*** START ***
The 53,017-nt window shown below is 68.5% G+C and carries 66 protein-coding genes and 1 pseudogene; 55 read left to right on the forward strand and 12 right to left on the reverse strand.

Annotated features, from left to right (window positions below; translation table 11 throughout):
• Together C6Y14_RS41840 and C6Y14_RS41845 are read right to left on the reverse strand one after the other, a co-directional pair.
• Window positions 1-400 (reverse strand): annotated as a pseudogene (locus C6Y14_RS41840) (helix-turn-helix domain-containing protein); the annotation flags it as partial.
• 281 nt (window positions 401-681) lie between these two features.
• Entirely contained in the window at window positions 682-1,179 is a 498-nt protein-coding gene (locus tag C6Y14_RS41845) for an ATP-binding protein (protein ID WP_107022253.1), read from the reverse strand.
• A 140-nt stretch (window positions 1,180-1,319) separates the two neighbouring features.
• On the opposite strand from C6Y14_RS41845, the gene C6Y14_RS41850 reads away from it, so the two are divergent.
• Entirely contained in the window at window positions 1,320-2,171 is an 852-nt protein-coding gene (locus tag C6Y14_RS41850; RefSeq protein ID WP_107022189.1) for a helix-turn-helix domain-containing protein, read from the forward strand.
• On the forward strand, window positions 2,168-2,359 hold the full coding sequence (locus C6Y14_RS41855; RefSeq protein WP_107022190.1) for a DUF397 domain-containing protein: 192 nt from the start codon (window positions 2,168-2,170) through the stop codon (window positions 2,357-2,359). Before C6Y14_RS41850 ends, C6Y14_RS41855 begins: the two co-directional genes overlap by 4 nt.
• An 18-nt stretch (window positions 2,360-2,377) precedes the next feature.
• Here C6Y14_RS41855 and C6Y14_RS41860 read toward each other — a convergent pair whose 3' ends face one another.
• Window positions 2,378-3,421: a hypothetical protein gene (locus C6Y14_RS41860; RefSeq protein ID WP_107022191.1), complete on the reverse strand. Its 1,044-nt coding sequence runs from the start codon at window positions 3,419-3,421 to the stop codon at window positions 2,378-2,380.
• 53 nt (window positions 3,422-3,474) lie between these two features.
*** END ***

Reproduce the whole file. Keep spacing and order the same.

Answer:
The 53,017-nt window shown below is 68.5% G+C and carries 66 protein-coding genes and 1 pseudogene; 55 read left to right on the forward strand and 12 right to left on the reverse strand.

Annotated features, from left to right (window positions below; translation table 11 throughout):
• Together C6Y14_RS41840 and C6Y14_RS41845 are read right to left on the reverse strand one after the other, a co-directional pair.
• Window positions 1-400 (reverse strand): annotated as a pseudogene (locus C6Y14_RS41840) (helix-turn-helix domain-containing protein); the annotation flags it as partial.
• 281 nt (window positions 401-681) lie between these two features.
• Entirely contained in the window at window positions 682-1,179 is a 498-nt protein-coding gene (locus tag C6Y14_RS41845) for an ATP-binding protein (protein ID WP_107022253.1), read from the reverse strand.
• A 140-nt stretch (window positions 1,180-1,319) separates the two neighbouring features.
• On the opposite strand from C6Y14_RS41845, the gene C6Y14_RS41850 reads away from it, so the two are divergent.
• Entirely contained in the window at window positions 1,320-2,171 is an 852-nt protein-coding gene (locus tag C6Y14_RS41850; RefSeq protein ID WP_107022189.1) for a helix-turn-helix domain-containing protein, read from the forward strand.
• On the forward strand, window positions 2,168-2,359 hold the full coding sequence (locus C6Y14_RS41855; RefSeq protein WP_107022190.1) for a DUF397 domain-containing protein: 192 nt from the start codon (window positions 2,168-2,170) through the stop codon (window positions 2,357-2,359). Before C6Y14_RS41850 ends, C6Y14_RS41855 begins: the two co-directional genes overlap by 4 nt.
• An 18-nt stretch (window positions 2,360-2,377) precedes the next feature.
• Here C6Y14_RS41855 and C6Y14_RS41860 read toward each other — a convergent pair whose 3' ends face one another.
• Window positions 2,378-3,421: a hypothetical protein gene (locus C6Y14_RS41860; RefSeq protein ID WP_107022191.1), complete on the reverse strand. Its 1,044-nt coding sequence runs from the start codon at window positions 3,419-3,421 to the stop codon at window positions 2,378-2,380.
• 53 nt (window positions 3,422-3,474) lie between these two features.